On My Worktable Today


Karyotope IContinuing to develop my Below The Line theme, I’ve been making more prints with my Gelli plate this week. I used acid-free tissue paper and home-made paste paints. There’s a number of recipes for this kind of paint on the Internet, just Google paste paint or paste paper.  I stole my recipe from fellow artist and WordPress blogateer 4Rooms and the Moon.

Gelli Prints made using Paste Paint

And adulterated it of course to suit my own needs. I made the paste from cornstarch and added dry pigments (Sennelier).  The tissue paper was fragile but I dried each sheet between each layer of printing with a craft heat gun and the starch paint has stiffened and strengthened the sheets. The surfaces buckled with the heat, creating crater-like textured surfaces. The sheets are fragile to look at and very light, but much stronger in reality. They have the quality of communion or rice wafers. Yes, I couldn’t resist tasting one of them!  Low in calories they may be but they won’t end up as sandwich bread should I fail to get any artworks out of them!

Gelli Print using Paste PaintsYou will notice that the first image here has holes. It’s to do with DNA.  These pattern of holes loosely follow the series of chromosomes that make up the human karyotope. I think the set I copied from was male!  I burnt the holes into the paper using an incense stick.Gelli Print using Paste Paint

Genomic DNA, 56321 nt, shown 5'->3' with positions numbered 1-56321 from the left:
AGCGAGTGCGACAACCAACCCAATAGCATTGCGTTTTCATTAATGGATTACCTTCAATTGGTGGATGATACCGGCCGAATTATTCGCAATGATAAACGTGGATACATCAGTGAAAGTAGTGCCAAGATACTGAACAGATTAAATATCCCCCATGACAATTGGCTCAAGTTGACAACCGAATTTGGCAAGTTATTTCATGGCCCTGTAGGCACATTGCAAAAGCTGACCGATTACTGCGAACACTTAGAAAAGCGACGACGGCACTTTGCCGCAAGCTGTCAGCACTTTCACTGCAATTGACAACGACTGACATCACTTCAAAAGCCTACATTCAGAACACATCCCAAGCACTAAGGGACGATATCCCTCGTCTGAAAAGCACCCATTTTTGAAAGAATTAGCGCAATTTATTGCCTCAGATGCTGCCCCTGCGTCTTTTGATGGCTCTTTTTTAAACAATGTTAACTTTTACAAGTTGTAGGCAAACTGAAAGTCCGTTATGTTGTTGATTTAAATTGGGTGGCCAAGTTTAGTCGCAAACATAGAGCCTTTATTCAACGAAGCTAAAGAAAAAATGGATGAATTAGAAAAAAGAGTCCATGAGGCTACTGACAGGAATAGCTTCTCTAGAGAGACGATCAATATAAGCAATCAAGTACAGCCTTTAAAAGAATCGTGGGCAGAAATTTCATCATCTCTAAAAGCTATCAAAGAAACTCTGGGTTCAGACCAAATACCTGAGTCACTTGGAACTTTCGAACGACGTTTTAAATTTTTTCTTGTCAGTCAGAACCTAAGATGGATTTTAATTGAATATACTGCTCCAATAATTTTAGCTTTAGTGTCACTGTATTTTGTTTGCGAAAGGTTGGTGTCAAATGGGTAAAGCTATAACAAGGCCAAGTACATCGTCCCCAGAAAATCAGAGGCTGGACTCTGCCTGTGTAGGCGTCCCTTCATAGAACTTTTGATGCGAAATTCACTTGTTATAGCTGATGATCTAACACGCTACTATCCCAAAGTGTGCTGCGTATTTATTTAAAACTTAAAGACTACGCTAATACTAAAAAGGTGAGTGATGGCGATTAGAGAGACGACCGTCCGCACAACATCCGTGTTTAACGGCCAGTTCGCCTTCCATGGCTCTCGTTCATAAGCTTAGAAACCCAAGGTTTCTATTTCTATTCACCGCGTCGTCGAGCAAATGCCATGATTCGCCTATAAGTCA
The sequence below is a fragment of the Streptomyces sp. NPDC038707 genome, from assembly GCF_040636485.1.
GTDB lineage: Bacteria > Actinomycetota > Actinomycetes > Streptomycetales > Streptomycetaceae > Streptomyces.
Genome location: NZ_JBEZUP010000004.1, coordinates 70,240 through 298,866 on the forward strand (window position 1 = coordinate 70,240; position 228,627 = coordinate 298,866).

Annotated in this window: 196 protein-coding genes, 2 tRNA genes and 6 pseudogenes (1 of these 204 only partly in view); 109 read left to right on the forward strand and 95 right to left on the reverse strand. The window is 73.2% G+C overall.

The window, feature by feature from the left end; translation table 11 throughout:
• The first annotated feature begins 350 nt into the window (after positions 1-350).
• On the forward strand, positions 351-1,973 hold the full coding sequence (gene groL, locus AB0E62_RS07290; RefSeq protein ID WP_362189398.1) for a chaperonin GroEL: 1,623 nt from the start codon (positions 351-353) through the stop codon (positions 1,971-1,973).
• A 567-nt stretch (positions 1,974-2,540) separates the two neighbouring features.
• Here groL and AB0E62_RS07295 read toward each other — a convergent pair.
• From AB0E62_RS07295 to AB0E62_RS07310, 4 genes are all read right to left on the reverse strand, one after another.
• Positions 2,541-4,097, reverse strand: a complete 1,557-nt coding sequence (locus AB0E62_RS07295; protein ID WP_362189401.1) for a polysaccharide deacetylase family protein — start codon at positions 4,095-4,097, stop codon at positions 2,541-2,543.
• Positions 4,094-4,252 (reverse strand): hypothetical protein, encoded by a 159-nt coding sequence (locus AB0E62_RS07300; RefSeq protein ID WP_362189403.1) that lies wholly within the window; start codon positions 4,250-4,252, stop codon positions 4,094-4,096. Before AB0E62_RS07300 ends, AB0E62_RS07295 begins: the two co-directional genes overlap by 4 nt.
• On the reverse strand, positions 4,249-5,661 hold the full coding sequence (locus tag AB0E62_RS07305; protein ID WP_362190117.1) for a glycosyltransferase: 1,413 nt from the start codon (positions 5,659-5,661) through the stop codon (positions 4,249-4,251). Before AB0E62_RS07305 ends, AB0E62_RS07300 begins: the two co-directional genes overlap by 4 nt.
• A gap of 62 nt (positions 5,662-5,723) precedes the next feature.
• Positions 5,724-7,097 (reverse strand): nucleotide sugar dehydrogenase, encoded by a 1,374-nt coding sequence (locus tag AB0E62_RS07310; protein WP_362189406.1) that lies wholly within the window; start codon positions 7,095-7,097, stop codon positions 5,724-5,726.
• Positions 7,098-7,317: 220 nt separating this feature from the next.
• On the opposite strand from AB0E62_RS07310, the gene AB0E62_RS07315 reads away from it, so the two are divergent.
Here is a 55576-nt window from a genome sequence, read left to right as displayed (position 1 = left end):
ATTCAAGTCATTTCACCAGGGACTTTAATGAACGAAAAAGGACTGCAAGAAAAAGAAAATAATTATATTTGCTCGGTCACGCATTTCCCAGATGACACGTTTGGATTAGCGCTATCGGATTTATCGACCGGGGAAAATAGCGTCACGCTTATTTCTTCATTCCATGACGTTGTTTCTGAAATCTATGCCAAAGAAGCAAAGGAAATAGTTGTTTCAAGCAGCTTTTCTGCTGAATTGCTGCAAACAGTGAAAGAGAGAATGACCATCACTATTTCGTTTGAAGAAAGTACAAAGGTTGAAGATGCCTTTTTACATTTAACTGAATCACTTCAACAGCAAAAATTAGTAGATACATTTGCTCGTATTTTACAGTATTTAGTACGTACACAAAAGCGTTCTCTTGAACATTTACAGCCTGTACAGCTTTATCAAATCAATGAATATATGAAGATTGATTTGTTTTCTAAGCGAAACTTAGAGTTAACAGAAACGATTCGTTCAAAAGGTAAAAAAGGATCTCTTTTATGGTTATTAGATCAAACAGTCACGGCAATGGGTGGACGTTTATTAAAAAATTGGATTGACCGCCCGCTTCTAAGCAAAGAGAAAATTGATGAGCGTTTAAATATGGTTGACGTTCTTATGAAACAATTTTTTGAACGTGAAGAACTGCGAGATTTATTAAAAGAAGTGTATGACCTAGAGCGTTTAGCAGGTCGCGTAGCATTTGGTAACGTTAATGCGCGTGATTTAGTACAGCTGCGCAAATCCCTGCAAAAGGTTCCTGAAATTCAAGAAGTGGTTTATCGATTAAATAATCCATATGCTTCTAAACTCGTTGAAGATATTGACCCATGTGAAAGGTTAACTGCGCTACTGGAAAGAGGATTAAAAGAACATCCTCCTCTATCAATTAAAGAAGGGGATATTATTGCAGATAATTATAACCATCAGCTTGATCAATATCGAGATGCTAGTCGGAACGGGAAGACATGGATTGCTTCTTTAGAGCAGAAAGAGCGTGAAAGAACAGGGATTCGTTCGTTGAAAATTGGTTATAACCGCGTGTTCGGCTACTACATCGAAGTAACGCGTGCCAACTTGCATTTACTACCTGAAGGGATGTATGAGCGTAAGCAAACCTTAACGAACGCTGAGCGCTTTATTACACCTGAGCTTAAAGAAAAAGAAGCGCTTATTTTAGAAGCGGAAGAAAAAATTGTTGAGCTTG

I’m going to continue to experiment with paste paint. I’ll try different papers and ways of making marks. This is a great way of quickly creating an abundance when one’s well of images is running low. And it’s green art: eco-friendly and largely non-toxic (but I don’t recommend eating the papers)!

And no, I’m not trying to find a way of creating a human by chemical means. Just art! I’m happy to leave the Frankenstein stuff to the scientists.

Besides, I couldn’t afford to feed another human, whether chemically or biologically derived.

Ann

About AnnIsikArts

Artist/Writer, Proofreader/Copy Editor
This entry was posted in Art, Mixed Media, Printmaking and tagged , , , , , , , , , , , , . Bookmark the permalink.

2 Responses to On My Worktable Today

  1. They look like dreamy and exotic landscape pictures of newly discovered planets.
    Make sure NASA doesn’t get too excited about them.

    Like

    • annisik51 says:

      Wow! Imaginative. I think NASA’s busy watching today’s approaching asteroid. I hope they got the maths right! Your comment is interesting though as I’m exploring the microcosmic world at present which is mirrored in the macrocosmic. If that doesn’t sound too pretentious!

      Like

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